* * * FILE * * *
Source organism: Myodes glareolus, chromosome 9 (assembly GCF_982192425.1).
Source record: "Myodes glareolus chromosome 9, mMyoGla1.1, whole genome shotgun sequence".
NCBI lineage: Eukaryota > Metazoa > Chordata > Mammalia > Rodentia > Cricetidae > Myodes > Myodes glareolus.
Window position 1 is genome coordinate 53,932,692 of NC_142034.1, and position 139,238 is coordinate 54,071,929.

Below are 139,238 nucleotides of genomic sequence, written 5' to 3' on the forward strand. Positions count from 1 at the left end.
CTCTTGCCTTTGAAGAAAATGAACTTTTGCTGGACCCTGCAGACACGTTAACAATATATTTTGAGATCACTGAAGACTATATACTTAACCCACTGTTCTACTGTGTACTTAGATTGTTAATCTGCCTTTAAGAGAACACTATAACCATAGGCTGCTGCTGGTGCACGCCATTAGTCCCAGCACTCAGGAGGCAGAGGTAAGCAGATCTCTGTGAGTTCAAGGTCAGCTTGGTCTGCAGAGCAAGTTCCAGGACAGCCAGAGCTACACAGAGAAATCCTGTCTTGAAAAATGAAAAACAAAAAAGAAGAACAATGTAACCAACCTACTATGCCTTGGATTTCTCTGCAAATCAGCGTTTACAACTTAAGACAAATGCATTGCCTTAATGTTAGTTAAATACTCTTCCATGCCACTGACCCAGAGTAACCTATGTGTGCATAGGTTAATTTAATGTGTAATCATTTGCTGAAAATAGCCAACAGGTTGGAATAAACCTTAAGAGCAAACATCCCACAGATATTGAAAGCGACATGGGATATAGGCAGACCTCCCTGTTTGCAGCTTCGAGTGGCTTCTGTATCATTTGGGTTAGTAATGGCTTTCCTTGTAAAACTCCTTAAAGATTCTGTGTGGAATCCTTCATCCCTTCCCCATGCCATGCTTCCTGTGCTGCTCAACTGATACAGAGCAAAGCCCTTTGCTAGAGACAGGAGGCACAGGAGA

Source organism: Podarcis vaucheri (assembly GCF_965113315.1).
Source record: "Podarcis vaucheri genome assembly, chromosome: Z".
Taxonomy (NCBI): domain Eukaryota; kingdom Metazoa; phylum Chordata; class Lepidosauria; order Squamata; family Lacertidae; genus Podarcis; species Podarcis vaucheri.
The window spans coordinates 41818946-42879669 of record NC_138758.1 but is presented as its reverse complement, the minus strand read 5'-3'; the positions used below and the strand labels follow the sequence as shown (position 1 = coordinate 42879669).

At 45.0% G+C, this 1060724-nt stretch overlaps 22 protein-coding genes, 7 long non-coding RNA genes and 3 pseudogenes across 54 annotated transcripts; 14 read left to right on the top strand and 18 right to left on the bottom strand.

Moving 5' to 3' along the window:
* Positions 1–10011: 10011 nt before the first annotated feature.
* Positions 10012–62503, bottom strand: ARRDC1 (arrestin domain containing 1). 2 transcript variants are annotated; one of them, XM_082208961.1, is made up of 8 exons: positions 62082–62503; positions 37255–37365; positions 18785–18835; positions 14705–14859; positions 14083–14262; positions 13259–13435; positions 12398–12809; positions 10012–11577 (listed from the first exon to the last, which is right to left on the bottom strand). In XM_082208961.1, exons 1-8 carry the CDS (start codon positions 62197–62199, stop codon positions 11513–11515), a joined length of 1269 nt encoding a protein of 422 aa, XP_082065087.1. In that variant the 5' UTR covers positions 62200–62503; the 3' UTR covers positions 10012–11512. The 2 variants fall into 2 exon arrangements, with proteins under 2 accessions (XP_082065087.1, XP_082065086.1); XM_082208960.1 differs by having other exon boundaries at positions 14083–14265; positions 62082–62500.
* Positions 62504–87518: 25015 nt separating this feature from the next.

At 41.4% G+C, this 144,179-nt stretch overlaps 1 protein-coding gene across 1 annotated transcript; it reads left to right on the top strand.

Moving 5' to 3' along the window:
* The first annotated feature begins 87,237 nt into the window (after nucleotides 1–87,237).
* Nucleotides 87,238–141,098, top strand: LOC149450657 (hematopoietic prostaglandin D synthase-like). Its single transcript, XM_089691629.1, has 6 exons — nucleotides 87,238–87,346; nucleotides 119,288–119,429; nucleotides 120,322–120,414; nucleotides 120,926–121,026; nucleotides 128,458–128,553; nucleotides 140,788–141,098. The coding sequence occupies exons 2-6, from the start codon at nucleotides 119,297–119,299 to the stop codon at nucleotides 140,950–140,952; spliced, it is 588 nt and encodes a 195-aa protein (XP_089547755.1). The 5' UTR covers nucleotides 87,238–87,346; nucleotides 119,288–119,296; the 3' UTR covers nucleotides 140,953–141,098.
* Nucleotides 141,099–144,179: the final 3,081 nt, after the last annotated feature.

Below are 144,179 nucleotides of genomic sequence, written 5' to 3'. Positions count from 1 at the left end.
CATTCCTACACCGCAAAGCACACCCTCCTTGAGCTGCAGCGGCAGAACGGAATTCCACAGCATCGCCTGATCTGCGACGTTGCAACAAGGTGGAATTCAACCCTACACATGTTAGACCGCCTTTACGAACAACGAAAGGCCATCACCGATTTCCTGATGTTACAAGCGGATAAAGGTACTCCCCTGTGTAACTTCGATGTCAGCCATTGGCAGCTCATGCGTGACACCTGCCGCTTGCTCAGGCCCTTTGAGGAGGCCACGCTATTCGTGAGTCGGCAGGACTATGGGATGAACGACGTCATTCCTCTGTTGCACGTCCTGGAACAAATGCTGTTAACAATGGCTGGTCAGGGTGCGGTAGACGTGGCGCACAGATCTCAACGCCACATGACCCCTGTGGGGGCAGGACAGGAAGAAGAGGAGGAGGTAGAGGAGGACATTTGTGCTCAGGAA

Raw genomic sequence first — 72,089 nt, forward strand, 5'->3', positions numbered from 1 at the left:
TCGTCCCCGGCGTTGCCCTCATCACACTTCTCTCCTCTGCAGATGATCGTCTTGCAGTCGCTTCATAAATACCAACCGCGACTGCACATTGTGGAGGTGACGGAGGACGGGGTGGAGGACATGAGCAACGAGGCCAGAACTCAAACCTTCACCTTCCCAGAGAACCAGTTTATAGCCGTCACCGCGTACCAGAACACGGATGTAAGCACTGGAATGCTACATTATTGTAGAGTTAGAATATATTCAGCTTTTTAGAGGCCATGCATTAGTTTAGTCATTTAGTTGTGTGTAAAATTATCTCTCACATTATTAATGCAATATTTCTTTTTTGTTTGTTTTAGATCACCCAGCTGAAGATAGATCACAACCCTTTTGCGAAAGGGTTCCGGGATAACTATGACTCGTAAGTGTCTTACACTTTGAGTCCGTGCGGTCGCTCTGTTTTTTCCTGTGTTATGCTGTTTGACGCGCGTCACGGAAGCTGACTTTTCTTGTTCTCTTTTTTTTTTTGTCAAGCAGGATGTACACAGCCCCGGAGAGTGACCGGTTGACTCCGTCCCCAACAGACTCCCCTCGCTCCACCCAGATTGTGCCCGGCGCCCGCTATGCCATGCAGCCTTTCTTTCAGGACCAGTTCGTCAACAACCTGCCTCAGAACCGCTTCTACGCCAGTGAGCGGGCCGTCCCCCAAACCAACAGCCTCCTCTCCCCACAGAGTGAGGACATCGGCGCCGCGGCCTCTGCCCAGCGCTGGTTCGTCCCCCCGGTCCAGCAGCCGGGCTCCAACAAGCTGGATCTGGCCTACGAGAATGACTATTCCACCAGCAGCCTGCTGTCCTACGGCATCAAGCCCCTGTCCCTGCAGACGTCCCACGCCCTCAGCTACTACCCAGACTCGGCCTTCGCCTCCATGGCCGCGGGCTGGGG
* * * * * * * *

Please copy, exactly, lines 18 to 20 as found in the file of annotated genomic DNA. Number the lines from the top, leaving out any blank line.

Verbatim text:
* The first annotated feature begins 87,237 nt into the window (after nucleotides 1–87,237).
* Nucleotides 87,238–141,098, top strand: LOC149450657 (hematopoietic prostaglandin D synthase-like). Its single transcript, XM_089691629.1, has 6 exons — nucleotides 87,238–87,346; nucleotides 119,288–119,429; nucleotides 120,322–120,414; nucleotides 120,926–121,026; nucleotides 128,458–128,553; nucleotides 140,788–141,098. The coding sequence occupies exons 2-6, from the start codon at nucleotides 119,297–119,299 to the stop codon at nucleotides 140,950–140,952; spliced, it is 588 nt and encodes a 195-aa protein (XP_089547755.1). The 5' UTR covers nucleotides 87,238–87,346; nucleotides 119,288–119,296; the 3' UTR covers nucleotides 140,953–141,098.
* Nucleotides 141,099–144,179: the final 3,081 nt, after the last annotated feature.